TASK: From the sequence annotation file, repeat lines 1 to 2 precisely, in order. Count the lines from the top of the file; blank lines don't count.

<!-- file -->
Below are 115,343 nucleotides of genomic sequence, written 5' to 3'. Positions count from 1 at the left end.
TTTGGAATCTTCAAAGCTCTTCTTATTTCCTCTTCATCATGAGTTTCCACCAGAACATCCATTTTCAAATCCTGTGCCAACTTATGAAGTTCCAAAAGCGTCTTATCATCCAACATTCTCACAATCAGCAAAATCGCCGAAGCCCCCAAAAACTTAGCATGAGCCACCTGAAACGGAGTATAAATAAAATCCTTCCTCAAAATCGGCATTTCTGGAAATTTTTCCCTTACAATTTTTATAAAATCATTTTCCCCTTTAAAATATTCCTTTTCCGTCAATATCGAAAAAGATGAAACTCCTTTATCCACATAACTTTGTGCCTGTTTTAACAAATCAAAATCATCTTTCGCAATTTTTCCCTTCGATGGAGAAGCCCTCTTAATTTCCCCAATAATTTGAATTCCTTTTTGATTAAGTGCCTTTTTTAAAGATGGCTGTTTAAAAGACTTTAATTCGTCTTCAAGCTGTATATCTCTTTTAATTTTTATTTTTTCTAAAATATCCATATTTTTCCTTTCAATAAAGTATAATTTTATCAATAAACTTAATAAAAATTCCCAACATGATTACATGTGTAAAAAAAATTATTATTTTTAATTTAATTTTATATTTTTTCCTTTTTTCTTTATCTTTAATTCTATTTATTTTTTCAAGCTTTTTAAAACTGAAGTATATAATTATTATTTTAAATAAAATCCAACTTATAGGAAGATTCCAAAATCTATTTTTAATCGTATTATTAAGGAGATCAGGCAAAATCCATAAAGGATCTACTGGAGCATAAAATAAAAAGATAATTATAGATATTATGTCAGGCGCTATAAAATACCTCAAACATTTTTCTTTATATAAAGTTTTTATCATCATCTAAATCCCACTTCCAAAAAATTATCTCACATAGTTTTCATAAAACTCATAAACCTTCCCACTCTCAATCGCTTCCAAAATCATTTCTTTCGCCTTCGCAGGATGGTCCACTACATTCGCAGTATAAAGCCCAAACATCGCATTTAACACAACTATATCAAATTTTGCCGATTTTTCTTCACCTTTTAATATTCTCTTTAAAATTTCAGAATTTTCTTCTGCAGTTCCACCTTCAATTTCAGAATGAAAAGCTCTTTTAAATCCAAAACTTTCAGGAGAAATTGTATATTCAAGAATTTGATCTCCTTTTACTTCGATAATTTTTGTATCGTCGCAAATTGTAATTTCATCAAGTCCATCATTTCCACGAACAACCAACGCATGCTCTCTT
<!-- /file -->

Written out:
Below are 115,343 nucleotides of genomic sequence, written 5' to 3'. Positions count from 1 at the left end.
TTTGGAATCTTCAAAGCTCTTCTTATTTCCTCTTCATCATGAGTTTCCACCAGAACATCCATTTTCAAATCCTGTGCCAACTTATGAAGTTCCAAAAGCGTCTTATCATCCAACATTCTCACAATCAGCAAAATCGCCGAAGCCCCCAAAAACTTAGCATGAGCCACCTGAAACGGAGTATAAATAAAATCCTTCCTCAAAATCGGCATTTCTGGAAATTTTTCCCTTACAATTTTTATAAAATCATTTTCCCCTTTAAAATATTCCTTTTCCGTCAATATCGAAAAAGATGAAACTCCTTTATCCACATAACTTTGTGCCTGTTTTAACAAATCAAAATCATCTTTCGCAATTTTTCCCTTCGATGGAGAAGCCCTCTTAATTTCCCCAATAATTTGAATTCCTTTTTGATTAAGTGCCTTTTTTAAAGATGGCTGTTTAAAAGACTTTAATTCGTCTTCAAGCTGTATATCTCTTTTAATTTTTATTTTTTCTAAAATATCCATATTTTTCCTTTCAATAAAGTATAATTTTATCAATAAACTTAATAAAAATTCCCAACATGATTACATGTGTAAAAAAAATTATTATTTTTAATTTAATTTTATATTTTTTCCTTTTTTCTTTATCTTTAATTCTATTTATTTTTTCAAGCTTTTTAAAACTGAAGTATATAATTATTATTTTAAATAAAATCCAACTTATAGGAAGATTCCAAAATCTATTTTTAATCGTATTATTAAGGAGATCAGGCAAAATCCATAAAGGATCTACTGGAGCATAAAATAAAAAGATAATTATAGATATTATGTCAGGCGCTATAAAATACCTCAAACATTTTTCTTTATATAAAGTTTTTATCATCATCTAAATCCCACTTCCAAAAAATTATCTCACATAGTTTTCATAAAACTCATAAACCTTCCCACTCTCAATCGCTTCCAAAATCATTTCTTTCGCCTTCGCAGGATGGTCCACTACATTCGCAGTATAAAGCCCAAACATCGCATTTAACACAACTATATCAAATTTTGCCGATTTTTCTTCACCTTTTAATATTCTCTTTAAAATTTCAGAATTTTCTTCTGCAGTTCCACCTTCAATTTCAGAATGAAAAGCTCTTTTAAATCCAAAACTTTCAGGAGAAATTGTATATTCAAGAATTTGATCTCCTTTTACTTCGATAATTTTTGTATCGTCGCAAATTGTAATTTCATCAAGTCCATCATTTCCACGAACAACCAACGCATGCTCTCTT